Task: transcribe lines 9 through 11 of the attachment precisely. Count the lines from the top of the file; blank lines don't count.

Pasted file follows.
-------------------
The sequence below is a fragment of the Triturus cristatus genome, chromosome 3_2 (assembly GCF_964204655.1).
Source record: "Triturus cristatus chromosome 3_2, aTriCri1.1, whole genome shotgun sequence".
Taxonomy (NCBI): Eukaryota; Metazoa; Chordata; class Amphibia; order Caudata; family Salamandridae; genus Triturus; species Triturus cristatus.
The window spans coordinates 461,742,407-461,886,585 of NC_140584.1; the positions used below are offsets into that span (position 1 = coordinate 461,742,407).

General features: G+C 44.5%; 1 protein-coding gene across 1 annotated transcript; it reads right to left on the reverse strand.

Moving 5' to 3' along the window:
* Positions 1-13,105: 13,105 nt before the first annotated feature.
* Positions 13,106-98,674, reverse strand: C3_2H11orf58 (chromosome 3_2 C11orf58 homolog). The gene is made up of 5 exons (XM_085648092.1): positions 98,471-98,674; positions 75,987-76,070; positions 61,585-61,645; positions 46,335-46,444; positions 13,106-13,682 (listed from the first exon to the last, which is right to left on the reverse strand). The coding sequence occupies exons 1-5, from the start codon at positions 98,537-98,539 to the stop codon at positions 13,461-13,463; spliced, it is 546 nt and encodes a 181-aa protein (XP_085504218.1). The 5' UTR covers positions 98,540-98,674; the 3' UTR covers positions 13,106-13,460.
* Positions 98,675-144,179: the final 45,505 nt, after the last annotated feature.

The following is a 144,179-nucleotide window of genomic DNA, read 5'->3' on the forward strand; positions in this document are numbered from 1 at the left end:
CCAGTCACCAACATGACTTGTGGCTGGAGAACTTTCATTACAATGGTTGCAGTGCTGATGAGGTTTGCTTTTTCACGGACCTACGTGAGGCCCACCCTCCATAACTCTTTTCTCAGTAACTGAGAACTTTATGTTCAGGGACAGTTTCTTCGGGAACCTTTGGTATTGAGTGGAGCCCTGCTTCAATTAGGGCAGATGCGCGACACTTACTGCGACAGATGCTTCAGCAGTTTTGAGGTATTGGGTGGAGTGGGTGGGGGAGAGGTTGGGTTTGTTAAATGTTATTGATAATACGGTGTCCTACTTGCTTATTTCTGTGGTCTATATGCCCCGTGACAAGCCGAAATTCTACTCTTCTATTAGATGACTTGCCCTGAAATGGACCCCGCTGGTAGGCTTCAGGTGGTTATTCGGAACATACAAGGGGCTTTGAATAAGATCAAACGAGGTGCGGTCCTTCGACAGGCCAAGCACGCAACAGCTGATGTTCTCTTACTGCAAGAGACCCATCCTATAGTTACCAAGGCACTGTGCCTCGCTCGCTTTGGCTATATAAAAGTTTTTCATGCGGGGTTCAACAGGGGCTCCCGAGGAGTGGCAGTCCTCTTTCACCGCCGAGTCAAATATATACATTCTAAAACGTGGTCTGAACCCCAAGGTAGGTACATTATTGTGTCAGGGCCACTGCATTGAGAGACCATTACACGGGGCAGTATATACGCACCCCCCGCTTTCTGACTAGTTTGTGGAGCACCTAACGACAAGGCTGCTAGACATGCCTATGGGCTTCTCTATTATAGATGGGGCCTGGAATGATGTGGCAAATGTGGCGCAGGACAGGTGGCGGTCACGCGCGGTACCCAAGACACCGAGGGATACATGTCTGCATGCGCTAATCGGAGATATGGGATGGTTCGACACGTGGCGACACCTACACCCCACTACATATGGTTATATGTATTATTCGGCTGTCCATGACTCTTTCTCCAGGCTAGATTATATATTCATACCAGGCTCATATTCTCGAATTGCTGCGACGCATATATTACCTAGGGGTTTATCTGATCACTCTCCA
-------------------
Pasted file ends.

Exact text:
* Positions 98,675-144,179: the final 45,505 nt, after the last annotated feature.

The following is a 144,179-nucleotide window of genomic DNA, read 5'->3' on the forward strand; positions in this document are numbered from 1 at the left end:
CCAGTCACCAACATGACTTGTGGCTGGAGAACTTTCATTACAATGGTTGCAGTGCTGATGAGGTTTGCTTTTTCACGGACCTACGTGAGGCCCACCCTCCATAACTCTTTTCTCAGTAACTGAGAACTTTATGTTCAGGGACAGTTTCTTCGGGAACCTTTGGTATTGAGTGGAGCCCTGCTTCAATTAGGGCAGATGCGCGACACTTACTGCGACAGATGCTTCAGCAGTTTTGAGGTATTGGGTGGAGTGGGTGGGGGAGAGGTTGGGTTTGTTAAATGTTATTGATAATACGGTGTCCTACTTGCTTATTTCTGTGGTCTATATGCCCCGTGACAAGCCGAAATTCTACTCTTCTATTAGATGACTTGCCCTGAAATGGACCCCGCTGGTAGGCTTCAGGTGGTTATTCGGAACATACAAGGGGCTTTGAATAAGATCAAACGAGGTGCGGTCCTTCGACAGGCCAAGCACGCAACAGCTGATGTTCTCTTACTGCAAGAGACCCATCCTATAGTTACCAAGGCACTGTGCCTCGCTCGCTTTGGCTATATAAAAGTTTTTCATGCGGGGTTCAACAGGGGCTCCCGAGGAGTGGCAGTCCTCTTTCACCGCCGAGTCAAATATATACATTCTAAAACGTGGTCTGAACCCCAAGGTAGGTACATTATTGTGTCAGGGCCACTGCATTGAGAGACCATTACACGGGGCAGTATATACGCACCCCCCGCTTTCTGACTAGTTTGTGGAGCACCTAACGACAAGGCTGCTAGACATGCCTATGGGCTTCTCTATTATAGATGGGGCCTGGAATGATGTGGCAAATGTGGCGCAGGACAGGTGGCGGTCACGCGCGGTACCCAAGACACCGAGGGATACATGTCTGCATGCGCTAATCGGAGATATGGGATGGTTCGACACGTGGCGACACCTACACCCCACTACATATGGTTATATGTATTATTCGGCTGTCCATGACTCTTTCTCCAGGCTAGATTATATATTCATACCAGGCTCATATTCTCGAATTGCTGCGACGCATATATTACCTAGGGGTTTATCTGATCACTCTCCA